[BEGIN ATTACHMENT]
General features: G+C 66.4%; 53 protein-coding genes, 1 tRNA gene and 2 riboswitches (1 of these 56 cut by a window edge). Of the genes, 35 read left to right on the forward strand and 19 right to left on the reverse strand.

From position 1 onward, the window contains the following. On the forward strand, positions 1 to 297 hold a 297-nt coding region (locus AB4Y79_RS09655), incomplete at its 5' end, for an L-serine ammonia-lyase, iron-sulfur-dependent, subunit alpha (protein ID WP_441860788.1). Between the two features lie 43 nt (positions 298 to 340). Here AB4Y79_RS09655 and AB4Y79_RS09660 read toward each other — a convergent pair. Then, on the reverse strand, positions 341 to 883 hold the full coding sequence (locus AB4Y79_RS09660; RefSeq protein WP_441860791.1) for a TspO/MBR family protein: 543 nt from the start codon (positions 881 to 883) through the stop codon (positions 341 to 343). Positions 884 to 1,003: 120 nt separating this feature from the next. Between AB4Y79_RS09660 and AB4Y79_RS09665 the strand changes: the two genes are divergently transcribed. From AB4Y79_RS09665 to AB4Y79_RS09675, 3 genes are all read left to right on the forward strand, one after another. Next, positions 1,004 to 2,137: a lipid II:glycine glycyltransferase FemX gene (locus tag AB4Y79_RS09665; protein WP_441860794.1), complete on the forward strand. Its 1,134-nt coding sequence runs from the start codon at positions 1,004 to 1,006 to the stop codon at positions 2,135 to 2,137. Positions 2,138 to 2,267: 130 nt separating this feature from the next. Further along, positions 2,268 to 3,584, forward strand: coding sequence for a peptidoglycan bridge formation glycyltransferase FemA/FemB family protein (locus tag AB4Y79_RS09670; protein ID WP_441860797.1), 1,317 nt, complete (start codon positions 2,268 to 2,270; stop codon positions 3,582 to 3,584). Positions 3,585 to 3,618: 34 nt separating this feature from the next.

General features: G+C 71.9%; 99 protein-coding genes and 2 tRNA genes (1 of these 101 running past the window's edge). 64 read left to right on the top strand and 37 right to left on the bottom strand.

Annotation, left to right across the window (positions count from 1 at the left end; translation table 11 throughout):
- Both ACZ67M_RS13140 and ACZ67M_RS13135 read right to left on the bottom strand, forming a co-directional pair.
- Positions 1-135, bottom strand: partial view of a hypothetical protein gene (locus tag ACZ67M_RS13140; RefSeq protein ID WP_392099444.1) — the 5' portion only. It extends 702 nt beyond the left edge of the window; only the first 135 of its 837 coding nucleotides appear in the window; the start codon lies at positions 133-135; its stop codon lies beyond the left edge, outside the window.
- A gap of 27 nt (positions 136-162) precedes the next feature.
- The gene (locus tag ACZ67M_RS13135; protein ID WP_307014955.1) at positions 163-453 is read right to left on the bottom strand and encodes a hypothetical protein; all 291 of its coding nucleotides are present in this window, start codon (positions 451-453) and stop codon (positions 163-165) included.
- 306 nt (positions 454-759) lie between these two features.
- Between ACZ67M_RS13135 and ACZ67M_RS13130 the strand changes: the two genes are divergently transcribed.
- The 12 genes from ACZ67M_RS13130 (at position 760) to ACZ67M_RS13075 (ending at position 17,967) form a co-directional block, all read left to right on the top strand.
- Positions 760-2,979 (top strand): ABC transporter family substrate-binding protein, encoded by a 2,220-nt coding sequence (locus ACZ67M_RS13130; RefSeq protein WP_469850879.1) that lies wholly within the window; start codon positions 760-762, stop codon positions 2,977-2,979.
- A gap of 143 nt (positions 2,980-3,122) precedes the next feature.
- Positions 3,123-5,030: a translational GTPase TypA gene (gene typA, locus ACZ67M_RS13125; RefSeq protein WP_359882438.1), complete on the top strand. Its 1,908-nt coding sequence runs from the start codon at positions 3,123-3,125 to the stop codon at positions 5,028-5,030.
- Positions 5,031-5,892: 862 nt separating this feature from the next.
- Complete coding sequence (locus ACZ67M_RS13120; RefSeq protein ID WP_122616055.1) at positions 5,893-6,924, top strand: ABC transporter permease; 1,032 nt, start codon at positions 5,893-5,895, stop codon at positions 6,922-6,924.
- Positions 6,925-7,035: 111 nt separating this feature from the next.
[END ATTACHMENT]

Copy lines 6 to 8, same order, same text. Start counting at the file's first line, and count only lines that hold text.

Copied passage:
- Positions 1-135, bottom strand: partial view of a hypothetical protein gene (locus tag ACZ67M_RS13140; RefSeq protein ID WP_392099444.1) — the 5' portion only. It extends 702 nt beyond the left edge of the window; only the first 135 of its 837 coding nucleotides appear in the window; the start codon lies at positions 133-135; its stop codon lies beyond the left edge, outside the window.
- A gap of 27 nt (positions 136-162) precedes the next feature.
- The gene (locus tag ACZ67M_RS13135; protein ID WP_307014955.1) at positions 163-453 is read right to left on the bottom strand and encodes a hypothetical protein; all 291 of its coding nucleotides are present in this window, start codon (positions 451-453) and stop codon (positions 163-165) included.